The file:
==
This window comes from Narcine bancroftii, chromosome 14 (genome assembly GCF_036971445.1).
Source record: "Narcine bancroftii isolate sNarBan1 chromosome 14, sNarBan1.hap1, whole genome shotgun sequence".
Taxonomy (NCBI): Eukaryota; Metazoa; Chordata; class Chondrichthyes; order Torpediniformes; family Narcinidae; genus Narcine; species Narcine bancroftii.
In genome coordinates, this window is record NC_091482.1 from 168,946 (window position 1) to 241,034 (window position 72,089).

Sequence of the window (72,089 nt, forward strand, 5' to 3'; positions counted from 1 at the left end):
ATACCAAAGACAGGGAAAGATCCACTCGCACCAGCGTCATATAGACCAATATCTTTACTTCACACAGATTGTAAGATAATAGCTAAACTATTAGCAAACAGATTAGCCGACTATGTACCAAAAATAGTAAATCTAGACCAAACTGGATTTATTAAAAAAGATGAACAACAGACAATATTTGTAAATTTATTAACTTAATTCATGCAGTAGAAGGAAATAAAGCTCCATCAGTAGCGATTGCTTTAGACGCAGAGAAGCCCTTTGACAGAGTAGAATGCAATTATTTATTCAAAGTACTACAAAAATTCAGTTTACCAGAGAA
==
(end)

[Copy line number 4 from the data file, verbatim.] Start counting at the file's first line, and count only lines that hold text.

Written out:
In genome coordinates, this window is record NC_091482.1 from 168,946 (window position 1) to 241,034 (window position 72,089).